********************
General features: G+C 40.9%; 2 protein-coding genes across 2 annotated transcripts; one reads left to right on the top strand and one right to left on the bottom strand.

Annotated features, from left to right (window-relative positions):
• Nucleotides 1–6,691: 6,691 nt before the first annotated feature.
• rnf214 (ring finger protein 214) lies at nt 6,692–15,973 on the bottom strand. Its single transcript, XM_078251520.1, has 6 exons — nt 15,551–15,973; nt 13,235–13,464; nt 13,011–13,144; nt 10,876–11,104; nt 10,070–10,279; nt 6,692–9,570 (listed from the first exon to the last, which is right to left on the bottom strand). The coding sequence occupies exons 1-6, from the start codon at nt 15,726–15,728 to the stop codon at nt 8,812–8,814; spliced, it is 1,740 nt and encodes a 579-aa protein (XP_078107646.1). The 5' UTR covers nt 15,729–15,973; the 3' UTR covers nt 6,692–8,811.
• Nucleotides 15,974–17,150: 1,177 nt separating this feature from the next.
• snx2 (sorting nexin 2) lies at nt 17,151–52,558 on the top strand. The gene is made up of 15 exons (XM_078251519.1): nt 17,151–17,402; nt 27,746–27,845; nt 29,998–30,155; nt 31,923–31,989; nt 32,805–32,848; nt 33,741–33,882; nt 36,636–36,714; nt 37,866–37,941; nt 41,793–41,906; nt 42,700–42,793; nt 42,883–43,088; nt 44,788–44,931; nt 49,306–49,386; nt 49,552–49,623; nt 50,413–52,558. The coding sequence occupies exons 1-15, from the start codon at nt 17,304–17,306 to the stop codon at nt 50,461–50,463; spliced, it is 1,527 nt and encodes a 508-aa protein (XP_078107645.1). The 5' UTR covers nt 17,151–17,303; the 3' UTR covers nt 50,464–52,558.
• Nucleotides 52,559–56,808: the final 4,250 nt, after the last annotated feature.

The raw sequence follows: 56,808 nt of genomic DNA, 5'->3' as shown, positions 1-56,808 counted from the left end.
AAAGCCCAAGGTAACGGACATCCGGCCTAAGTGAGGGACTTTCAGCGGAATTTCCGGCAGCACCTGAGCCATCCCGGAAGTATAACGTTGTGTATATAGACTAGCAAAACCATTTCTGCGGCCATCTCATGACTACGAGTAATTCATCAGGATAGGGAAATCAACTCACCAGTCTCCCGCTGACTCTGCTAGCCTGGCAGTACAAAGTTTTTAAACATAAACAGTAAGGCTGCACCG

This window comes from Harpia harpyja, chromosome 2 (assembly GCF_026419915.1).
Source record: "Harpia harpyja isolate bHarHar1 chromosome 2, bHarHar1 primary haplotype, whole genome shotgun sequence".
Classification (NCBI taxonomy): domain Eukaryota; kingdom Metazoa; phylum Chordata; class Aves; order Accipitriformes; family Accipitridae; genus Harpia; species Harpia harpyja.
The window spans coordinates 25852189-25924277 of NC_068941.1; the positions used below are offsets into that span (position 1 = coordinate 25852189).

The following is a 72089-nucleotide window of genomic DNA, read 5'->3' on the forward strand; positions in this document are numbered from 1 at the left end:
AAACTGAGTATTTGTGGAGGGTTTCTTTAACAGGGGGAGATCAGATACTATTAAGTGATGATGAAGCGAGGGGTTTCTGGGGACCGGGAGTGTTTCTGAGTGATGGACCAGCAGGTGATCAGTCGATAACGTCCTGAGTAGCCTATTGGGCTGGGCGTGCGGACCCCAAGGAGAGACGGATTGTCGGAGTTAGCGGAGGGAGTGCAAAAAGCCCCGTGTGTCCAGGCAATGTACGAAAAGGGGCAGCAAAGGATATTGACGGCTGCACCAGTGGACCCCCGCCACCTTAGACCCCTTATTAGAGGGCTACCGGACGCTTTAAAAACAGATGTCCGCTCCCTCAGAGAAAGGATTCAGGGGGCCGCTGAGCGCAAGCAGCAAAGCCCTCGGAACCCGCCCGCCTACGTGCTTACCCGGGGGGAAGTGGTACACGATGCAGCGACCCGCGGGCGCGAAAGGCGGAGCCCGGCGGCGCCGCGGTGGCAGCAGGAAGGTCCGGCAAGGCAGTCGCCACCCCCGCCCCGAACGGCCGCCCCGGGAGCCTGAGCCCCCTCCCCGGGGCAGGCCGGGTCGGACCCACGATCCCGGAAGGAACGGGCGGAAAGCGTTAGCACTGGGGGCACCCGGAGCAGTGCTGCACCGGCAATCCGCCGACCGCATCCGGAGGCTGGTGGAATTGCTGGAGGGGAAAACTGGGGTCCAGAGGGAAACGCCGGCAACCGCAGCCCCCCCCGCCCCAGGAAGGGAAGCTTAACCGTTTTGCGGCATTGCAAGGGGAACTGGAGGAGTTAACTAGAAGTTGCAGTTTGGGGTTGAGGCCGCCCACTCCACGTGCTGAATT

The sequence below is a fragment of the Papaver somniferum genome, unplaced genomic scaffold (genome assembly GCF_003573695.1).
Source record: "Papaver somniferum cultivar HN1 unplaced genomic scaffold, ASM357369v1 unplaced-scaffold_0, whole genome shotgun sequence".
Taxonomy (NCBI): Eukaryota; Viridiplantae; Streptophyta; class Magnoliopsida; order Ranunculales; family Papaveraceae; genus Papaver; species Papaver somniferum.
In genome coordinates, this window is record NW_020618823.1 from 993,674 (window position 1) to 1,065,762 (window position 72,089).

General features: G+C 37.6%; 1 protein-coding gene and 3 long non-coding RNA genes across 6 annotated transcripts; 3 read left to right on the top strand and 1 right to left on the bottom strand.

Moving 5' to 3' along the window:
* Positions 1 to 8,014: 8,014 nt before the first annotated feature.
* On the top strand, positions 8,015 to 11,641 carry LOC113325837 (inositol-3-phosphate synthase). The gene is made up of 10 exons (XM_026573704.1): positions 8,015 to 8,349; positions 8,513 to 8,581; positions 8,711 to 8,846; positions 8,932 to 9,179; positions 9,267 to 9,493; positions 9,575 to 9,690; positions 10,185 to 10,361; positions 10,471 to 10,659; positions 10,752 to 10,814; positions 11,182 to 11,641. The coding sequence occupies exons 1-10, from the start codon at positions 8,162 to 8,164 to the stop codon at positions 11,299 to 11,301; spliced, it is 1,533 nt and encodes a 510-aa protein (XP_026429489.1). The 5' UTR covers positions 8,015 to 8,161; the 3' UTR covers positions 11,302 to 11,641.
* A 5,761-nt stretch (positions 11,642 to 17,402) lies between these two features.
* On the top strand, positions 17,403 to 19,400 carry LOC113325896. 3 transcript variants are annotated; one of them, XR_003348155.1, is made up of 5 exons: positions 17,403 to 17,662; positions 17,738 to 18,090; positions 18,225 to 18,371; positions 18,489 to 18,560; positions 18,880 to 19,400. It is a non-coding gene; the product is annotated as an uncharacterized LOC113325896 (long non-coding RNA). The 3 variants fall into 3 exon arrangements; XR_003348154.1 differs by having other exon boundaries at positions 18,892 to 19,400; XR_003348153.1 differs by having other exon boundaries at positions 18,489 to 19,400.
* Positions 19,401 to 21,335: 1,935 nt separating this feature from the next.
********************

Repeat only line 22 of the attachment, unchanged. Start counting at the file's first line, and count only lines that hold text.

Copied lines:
* Positions 1 to 8,014: 8,014 nt before the first annotated feature.